Vietnamese Cuisine

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 In food as in death, we feel the essential brotherhood of mankind”

A Vietnamese Saying


1. Vietnamese Cuisine – A Reflection of its Culture & History


Vietnam’s cuisine


Vietnam’s cuisine is very much a reflection of its culture and contact with other cultures. Rice, com in Vietnamese is the main staple of the diet and the basic of the country’s agriculture. The year of Chinese influence and occupation is evident in the use of the chopsticks and the tendency to eat plain white rice separately with other foods rather than mixing them together. However, the similarities end there. The extensive use of nuoc man, fresh herbs- lemon grass, basil, coriander, mint, spear parsley, laksa leaf, fresh lime- and particularly all the spices used in Southeast asia in Vietnamese cuisine lend it a subtlety of flavor which set it apart. Virtually every meal is accompanied by a delicious soup. The later French influence brought with it the baguette and pate sold in the markets and roadside stalls today and an appreciation of French food, shared by visitors and locals alike in the country’s numerous Vietnamese-run French Restaurants.


2. Vietnamese Cuisine – Variety in Unity


Vietnam’s cuisine


Vietnam’s 3000km of coastline, innumerable rivers and waterway provide an ample and varied supply of fresh fish and seafood all year round. Fresh and salt water fish, shellfish and crustaceans are eaten as the main source of protein in delicious dishes like cha ca, barbecued fish and various minced fish meat cakes. The national condiment, nuoc man, a fermented fish sauce, imparts its fine piquancy to practically every dish and to a large extent replaces salt, which lacks nuoc man’s nutritive and flavor-enhancing properties. By adding a few other ingredients, nuoc man is transformed into a delicious sauce- nuoc cham- that accompanies and complements every meal. Every cook has his or her own formula, but usually it consists of fresh chili, fresh lime juice, garlic and sugar. This is used as a dipping sauce for variety of snack type foods, for example the popular nem ran – small roll of minced pork, prawn, crab meat, fragrant mushrooms and vegetables wrapped in thin rice paper and deep fried until crisp. Before eating, the nem ran is rolled in a lettuce leaf with fresh herbs and dipped in the nuoc man. Many South Vietnamese delicacies are served with raw, leafy vegetables, bean sprouts and herbs and wrapped up in a do-it-yourself manner. This custom, far from being-Chinese is probably indigenous to the area. The southerners, living in a tropical area, use more coconut milk in their cooking and traditionally prefer their food spicier than people in the colder north. But despite their difference, North Vietnam  and South Vietnam share many tastes in common. The Vietnamese have created very innovative dishes using pork, chicken and beef sometimes combining meat together with fish and seafood. Whether it be boiled, barbecued, grilled stewed or fried, Vietnamese cuisine is a skilful and delicious different blend of many unique flavors, textures and influences. Variety is certainly the spice of life and cuisine in Vietnam.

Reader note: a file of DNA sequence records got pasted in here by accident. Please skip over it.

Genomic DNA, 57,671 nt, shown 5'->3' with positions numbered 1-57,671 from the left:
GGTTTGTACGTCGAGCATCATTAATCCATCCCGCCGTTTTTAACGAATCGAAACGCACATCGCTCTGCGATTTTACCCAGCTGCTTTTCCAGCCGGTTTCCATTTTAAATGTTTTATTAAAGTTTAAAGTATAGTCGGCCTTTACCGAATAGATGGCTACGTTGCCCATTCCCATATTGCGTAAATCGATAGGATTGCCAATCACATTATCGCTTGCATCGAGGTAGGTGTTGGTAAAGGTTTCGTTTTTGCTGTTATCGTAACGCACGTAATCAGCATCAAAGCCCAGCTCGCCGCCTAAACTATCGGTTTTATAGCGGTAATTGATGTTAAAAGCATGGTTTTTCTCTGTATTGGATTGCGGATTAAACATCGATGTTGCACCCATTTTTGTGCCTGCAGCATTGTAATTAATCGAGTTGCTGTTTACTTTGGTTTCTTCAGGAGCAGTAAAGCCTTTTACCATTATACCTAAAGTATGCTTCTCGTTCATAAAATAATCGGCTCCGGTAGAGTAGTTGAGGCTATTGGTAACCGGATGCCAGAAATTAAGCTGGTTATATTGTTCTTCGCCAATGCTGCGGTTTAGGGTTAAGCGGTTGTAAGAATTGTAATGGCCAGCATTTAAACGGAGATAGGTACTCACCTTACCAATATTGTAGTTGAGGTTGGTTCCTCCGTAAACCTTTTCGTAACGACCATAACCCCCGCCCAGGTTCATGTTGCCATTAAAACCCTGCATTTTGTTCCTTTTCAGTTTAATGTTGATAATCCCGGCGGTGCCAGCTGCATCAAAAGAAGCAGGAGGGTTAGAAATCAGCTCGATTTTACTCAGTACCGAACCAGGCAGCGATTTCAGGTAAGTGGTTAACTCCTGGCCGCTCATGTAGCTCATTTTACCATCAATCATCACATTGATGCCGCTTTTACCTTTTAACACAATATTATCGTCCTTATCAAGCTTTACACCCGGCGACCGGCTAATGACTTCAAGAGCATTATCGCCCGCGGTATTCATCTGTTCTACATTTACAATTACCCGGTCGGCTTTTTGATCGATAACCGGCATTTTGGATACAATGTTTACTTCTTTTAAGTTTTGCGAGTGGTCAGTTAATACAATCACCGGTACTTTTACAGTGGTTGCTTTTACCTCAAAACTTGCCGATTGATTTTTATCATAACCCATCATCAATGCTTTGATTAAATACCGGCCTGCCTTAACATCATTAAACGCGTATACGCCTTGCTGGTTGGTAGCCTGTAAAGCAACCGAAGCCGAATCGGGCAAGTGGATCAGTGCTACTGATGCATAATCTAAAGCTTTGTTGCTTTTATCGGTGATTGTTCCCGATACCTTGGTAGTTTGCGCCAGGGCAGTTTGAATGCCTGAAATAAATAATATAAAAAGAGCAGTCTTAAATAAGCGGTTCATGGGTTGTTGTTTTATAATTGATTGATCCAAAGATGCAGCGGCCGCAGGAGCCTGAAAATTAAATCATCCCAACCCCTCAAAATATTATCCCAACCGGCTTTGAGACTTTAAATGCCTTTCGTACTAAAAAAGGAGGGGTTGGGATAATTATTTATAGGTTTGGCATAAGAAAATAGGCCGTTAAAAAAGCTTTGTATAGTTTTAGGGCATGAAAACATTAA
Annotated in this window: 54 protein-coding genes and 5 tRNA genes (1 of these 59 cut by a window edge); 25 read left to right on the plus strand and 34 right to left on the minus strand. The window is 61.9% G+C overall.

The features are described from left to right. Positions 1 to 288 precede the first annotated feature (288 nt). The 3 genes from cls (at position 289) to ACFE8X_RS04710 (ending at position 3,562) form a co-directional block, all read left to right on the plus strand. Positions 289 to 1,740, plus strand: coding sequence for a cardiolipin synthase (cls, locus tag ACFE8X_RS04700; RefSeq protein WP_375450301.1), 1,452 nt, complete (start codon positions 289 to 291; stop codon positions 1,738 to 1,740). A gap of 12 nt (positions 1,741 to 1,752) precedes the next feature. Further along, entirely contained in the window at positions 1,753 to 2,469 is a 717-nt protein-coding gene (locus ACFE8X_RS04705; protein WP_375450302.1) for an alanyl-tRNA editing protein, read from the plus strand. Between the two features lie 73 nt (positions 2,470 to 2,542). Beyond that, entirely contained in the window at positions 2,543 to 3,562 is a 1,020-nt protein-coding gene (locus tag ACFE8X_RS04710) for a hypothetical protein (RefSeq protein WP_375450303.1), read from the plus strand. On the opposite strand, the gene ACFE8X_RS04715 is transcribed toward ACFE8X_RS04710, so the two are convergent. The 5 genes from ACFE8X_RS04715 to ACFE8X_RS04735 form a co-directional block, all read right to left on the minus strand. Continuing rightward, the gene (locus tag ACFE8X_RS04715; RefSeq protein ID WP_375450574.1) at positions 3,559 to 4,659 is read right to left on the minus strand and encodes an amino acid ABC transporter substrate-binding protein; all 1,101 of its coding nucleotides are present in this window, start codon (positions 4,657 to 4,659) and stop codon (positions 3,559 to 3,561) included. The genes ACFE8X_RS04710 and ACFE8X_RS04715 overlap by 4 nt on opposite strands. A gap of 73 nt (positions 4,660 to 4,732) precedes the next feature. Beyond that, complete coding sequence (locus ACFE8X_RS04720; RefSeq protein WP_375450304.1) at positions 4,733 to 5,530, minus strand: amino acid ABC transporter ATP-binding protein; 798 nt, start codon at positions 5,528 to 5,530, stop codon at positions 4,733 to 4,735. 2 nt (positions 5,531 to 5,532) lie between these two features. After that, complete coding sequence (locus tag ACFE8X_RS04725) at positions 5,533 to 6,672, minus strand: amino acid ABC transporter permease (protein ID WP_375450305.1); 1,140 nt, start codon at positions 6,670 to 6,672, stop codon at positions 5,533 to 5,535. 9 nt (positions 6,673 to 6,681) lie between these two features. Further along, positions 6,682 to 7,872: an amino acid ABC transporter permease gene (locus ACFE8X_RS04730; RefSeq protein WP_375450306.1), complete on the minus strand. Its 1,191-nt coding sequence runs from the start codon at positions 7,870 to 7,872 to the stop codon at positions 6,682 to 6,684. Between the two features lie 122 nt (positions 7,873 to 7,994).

Source: Vietwind Travel